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Observations & Images
8 March 2006
4th day of incubating

Incubation and carrying things were the order of the day for both Ospreys on the fourth day of caring for the eggs in the nest. First, the male Osprey, seen here, returned carrying the leftovers of his dinner which he gave to the female.
The female, seen here, took the small offering from the male and flew to her eating perch in the pines. The male, meanwhile, settled himself down into the nest and patiently awaited the female's return.
After making short work of her meager meal, the female undertook to clean her bill by rubbing it against a tree limb. A process that has been witnessed before. In the blowups, it is evident that her tongue is lulling out, something which, also, has been seen before on several occasions when she cleaned her bill.
After the female returned to the nest and settled down over the eggs, the male was struck by a bout of nest-building fever. He made repeated trips to bring cushioning material, seen here, along with branches and twigs back to the nest.
This is a different material run from the one shown above. Unfortunately, due to a lack of memory card space brought on by the photographer's negligence, some of the more dramatic items he brought back were not captured.


Two newcomers, Susan Boyd and her friend, Angela, were with me today to view the Osprey family and the other residents of the neighborhood. We made a short trip down to see the Great Horned Owls. As usual, one of the Owls, seen here peeking over the top, is in its usual position in the nest.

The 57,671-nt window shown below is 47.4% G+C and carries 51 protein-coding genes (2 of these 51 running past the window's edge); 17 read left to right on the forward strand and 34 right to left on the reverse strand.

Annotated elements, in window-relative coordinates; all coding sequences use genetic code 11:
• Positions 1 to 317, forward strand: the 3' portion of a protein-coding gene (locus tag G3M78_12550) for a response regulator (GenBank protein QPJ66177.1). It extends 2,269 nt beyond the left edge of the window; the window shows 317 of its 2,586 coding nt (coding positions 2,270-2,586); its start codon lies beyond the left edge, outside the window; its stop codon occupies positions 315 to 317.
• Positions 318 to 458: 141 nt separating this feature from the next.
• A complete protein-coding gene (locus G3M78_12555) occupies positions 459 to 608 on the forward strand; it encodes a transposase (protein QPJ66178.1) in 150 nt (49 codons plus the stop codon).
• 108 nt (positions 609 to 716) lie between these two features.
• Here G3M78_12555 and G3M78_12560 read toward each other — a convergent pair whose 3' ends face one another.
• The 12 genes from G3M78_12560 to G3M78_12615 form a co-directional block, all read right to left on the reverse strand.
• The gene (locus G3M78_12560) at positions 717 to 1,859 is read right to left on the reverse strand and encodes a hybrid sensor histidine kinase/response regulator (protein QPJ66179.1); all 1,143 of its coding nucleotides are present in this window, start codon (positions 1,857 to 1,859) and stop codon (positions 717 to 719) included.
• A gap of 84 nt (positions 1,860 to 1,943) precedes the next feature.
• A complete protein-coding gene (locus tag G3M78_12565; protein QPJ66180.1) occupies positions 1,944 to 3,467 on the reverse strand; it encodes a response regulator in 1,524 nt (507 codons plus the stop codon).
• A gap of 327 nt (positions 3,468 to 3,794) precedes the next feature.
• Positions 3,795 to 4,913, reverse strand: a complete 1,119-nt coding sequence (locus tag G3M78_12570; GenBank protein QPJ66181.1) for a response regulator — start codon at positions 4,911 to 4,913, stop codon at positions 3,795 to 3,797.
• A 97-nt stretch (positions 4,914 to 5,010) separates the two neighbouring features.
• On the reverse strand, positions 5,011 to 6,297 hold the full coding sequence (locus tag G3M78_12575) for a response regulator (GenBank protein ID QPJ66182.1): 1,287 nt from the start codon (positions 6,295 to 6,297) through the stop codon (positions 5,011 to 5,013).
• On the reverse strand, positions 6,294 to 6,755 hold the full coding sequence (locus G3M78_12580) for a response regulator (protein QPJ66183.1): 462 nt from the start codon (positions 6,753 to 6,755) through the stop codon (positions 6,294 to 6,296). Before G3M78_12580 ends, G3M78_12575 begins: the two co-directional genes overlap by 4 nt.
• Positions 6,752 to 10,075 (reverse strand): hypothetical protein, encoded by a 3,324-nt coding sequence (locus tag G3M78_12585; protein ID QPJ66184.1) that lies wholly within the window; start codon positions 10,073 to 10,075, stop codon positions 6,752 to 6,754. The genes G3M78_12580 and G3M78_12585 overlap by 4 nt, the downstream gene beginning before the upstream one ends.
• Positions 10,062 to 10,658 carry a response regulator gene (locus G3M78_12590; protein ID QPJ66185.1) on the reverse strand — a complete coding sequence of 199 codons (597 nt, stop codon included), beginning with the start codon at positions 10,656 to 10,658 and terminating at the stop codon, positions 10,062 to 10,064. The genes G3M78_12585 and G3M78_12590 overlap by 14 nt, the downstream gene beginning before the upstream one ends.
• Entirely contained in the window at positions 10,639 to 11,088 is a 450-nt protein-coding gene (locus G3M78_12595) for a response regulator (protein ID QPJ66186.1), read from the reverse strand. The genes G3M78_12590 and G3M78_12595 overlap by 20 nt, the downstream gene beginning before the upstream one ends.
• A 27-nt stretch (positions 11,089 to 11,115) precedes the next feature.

I was certain we would see the other Great Horned Owl somewhere close by in the pines. We searched a long time without luck but as the Sun began to set it lit up a previously deeply shadowed area close to the nesting Owl and revealed its partner.
The Great Horned Owl did not seem too disturbed by our presence so we took this to mean we could move closer.
The coloration of the feathers so well camouflages the Owl that it is hard to see in the tree from a distance even when looking directly at it.
We were able to get close for a good look but, sadly, the aforementioned full memory card restricted the number of pictures of the Great Horned Owl to a handful. The Owl had the satisfaction of watching as a relentless swarm of no-see-ums drove us back to the cars as the Sun went down.
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OspreyWatch by Bob Montanaro
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